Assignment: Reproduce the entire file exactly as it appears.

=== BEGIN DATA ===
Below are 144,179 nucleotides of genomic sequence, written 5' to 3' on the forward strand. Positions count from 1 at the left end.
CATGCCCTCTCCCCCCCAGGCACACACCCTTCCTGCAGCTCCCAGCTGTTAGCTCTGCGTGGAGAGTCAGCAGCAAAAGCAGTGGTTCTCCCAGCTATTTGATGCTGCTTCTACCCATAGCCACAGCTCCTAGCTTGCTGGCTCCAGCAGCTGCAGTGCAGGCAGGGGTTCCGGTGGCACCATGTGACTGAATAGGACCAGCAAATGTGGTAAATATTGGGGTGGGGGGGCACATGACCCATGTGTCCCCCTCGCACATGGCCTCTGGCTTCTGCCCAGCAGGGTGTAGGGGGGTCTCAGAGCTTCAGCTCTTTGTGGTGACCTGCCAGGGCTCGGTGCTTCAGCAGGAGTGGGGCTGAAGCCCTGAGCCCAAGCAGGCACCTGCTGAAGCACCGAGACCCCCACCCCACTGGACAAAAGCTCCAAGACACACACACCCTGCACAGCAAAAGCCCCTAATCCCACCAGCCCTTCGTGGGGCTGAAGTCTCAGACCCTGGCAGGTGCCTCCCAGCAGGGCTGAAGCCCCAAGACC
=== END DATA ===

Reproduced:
Below are 144,179 nucleotides of genomic sequence, written 5' to 3' on the forward strand. Positions count from 1 at the left end.
CATGCCCTCTCCCCCCCAGGCACACACCCTTCCTGCAGCTCCCAGCTGTTAGCTCTGCGTGGAGAGTCAGCAGCAAAAGCAGTGGTTCTCCCAGCTATTTGATGCTGCTTCTACCCATAGCCACAGCTCCTAGCTTGCTGGCTCCAGCAGCTGCAGTGCAGGCAGGGGTTCCGGTGGCACCATGTGACTGAATAGGACCAGCAAATGTGGTAAATATTGGGGTGGGGGGGCACATGACCCATGTGTCCCCCTCGCACATGGCCTCTGGCTTCTGCCCAGCAGGGTGTAGGGGGGTCTCAGAGCTTCAGCTCTTTGTGGTGACCTGCCAGGGCTCGGTGCTTCAGCAGGAGTGGGGCTGAAGCCCTGAGCCCAAGCAGGCACCTGCTGAAGCACCGAGACCCCCACCCCACTGGACAAAAGCTCCAAGACACACACACCCTGCACAGCAAAAGCCCCTAATCCCACCAGCCCTTCGTGGGGCTGAAGTCTCAGACCCTGGCAGGTGCCTCCCAGCAGGGCTGAAGCCCCAAGACC